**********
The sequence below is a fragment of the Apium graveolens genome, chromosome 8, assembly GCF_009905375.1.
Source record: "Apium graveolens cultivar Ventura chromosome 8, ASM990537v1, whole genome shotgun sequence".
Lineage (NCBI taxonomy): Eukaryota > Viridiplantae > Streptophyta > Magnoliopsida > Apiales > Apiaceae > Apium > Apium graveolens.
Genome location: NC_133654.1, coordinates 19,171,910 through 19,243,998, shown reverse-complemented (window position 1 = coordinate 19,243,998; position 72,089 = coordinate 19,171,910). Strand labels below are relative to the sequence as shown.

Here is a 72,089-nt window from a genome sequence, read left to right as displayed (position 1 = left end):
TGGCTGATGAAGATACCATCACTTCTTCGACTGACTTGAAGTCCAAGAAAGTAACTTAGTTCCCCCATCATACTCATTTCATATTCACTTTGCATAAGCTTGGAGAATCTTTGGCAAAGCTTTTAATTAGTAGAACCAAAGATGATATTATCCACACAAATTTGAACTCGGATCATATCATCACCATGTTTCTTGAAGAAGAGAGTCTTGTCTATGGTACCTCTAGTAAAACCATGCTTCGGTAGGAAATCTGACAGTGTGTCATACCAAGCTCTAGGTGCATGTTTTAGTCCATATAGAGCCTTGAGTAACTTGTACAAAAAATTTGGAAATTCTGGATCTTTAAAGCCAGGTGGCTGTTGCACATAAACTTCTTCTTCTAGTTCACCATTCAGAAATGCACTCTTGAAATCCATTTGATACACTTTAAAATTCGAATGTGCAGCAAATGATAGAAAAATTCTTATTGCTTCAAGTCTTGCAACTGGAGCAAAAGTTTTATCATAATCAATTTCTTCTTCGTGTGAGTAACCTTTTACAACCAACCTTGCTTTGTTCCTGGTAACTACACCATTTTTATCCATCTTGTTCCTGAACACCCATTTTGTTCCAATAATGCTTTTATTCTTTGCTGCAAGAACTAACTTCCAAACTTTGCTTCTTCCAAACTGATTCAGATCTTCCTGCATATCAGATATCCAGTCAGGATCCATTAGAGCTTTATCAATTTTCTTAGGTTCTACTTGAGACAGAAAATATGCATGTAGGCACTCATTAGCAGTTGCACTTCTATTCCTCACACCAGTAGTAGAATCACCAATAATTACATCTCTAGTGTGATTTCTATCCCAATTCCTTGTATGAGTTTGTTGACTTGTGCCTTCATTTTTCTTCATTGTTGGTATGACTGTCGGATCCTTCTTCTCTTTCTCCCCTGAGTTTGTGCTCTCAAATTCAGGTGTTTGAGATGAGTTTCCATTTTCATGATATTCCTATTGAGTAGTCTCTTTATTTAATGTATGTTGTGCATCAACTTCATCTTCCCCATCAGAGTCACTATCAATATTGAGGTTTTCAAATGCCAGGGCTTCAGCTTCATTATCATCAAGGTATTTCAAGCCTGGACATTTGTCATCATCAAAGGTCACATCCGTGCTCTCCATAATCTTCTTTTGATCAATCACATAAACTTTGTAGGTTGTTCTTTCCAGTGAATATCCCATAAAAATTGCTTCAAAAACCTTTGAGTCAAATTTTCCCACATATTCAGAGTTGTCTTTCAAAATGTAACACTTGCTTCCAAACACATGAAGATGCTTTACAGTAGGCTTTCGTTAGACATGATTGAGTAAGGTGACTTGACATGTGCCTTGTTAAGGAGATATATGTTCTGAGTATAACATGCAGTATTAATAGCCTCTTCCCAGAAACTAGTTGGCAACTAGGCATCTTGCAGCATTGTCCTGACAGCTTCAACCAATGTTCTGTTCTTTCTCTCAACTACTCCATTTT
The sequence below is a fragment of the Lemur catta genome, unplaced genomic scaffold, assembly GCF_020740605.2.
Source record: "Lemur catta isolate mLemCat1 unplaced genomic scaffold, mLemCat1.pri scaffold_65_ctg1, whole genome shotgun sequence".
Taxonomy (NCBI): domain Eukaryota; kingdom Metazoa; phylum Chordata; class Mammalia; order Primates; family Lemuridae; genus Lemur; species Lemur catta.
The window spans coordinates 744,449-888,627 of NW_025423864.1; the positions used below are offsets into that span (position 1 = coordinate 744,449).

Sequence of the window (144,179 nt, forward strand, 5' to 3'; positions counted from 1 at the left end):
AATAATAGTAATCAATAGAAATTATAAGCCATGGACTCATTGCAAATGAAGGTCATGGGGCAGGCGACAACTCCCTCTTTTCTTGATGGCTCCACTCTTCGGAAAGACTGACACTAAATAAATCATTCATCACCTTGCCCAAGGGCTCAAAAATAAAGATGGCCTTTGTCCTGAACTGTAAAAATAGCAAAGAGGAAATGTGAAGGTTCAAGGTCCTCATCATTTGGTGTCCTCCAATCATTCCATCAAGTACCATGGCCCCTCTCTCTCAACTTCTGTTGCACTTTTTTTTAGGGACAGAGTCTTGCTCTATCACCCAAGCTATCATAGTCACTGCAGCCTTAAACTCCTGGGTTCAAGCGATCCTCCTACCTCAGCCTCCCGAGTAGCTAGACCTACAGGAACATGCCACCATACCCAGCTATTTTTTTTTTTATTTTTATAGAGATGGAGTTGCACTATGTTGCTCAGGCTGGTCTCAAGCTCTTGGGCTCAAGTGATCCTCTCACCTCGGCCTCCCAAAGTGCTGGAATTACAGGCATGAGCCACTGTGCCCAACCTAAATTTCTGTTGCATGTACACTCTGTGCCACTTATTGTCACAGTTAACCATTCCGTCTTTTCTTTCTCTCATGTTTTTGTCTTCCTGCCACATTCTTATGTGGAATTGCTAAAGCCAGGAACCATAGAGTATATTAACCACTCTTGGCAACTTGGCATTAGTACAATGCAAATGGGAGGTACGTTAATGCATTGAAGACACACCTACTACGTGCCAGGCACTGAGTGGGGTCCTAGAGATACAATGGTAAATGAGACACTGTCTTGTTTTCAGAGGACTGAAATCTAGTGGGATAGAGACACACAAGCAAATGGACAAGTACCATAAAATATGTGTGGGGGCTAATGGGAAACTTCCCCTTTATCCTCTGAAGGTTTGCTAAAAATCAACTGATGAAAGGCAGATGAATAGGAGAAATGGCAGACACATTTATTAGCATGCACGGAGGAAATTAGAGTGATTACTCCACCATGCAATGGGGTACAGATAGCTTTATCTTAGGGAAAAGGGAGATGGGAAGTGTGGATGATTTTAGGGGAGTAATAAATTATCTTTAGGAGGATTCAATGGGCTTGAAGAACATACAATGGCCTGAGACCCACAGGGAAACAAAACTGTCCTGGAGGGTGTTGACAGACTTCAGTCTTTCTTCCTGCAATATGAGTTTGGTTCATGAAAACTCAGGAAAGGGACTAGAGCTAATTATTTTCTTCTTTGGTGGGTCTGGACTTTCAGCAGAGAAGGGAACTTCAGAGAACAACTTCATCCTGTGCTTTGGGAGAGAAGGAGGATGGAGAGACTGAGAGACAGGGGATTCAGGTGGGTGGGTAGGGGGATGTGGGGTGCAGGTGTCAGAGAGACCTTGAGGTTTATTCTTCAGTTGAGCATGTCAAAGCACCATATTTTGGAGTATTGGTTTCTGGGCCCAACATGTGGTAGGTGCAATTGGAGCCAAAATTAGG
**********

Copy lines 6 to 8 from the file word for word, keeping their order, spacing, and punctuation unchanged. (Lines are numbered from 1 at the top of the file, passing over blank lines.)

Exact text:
TGGCTGATGAAGATACCATCACTTCTTCGACTGACTTGAAGTCCAAGAAAGTAACTTAGTTCCCCCATCATACTCATTTCATATTCACTTTGCATAAGCTTGGAGAATCTTTGGCAAAGCTTTTAATTAGTAGAACCAAAGATGATATTATCCACACAAATTTGAACTCGGATCATATCATCACCATGTTTCTTGAAGAAGAGAGTCTTGTCTATGGTACCTCTAGTAAAACCATGCTTCGGTAGGAAATCTGACAGTGTGTCATACCAAGCTCTAGGTGCATGTTTTAGTCCATATAGAGCCTTGAGTAACTTGTACAAAAAATTTGGAAATTCTGGATCTTTAAAGCCAGGTGGCTGTTGCACATAAACTTCTTCTTCTAGTTCACCATTCAGAAATGCACTCTTGAAATCCATTTGATACACTTTAAAATTCGAATGTGCAGCAAATGATAGAAAAATTCTTATTGCTTCAAGTCTTGCAACTGGAGCAAAAGTTTTATCATAATCAATTTCTTCTTCGTGTGAGTAACCTTTTACAACCAACCTTGCTTTGTTCCTGGTAACTACACCATTTTTATCCATCTTGTTCCTGAACACCCATTTTGTTCCAATAATGCTTTTATTCTTTGCTGCAAGAACTAACTTCCAAACTTTGCTTCTTCCAAACTGATTCAGATCTTCCTGCATATCAGATATCCAGTCAGGATCCATTAGAGCTTTATCAATTTTCTTAGGTTCTACTTGAGACAGAAAATATGCATGTAGGCACTCATTAGCAGTTGCACTTCTATTCCTCACACCAGTAGTAGAATCACCAATAATTACATCTCTAGTGTGATTTCTATCCCAATTCCTTGTATGAGTTTGTTGACTTGTGCCTTCATTTTTCTTCATTGTTGGTATGACTGTCGGATCCTTCTTCTCTTTCTCCCCTGAGTTTGTGCTCTCAAATTCAGGTGTTTGAGATGAGTTTCCATTTTCATGATATTCCTATTGAGTAGTCTCTTTATTTAATGTATGTTGTGCATCAACTTCATCTTCCCCATCAGAGTCACTATCAATATTGAGGTTTTCAAATGCCAGGGCTTCAGCTTCATTATCATCAAGGTATTTCAAGCCTGGACATTTGTCATCATCAAAGGTCACATCCGTGCTCTCCATAATCTTCTTTTGATCAATCACATAAACTTTGTAGGTTGTTCTTTCCAGTGAATATCCCATAAAAATTGCTTCAAAAACCTTTGAGTCAAATTTTCCCACATATTCAGAGTTGTCTTTCAAAATGTAACACTTGCTTCCAAACACATGAAGATGCTTTACAGTAGGCTTTCGTTAGACATGATTGAGTAAGGTGACTTGACATGTGCCTTGTTAAGGAGATATATGTTCTGAGTATAACATGCAGTATTAATAGCCTCTTCCCAGAAACTAGTTGGCAACTAGGCATCTTGCAGCATTGTCCTGACAGCTTCAACCAATGTTCTGTTCTTTCTCTCAACTACTCCATTTT
The sequence below is a fragment of the Lemur catta genome, unplaced genomic scaffold, assembly GCF_020740605.2.
Source record: "Lemur catta isolate mLemCat1 unplaced genomic scaffold, mLemCat1.pri scaffold_65_ctg1, whole genome shotgun sequence".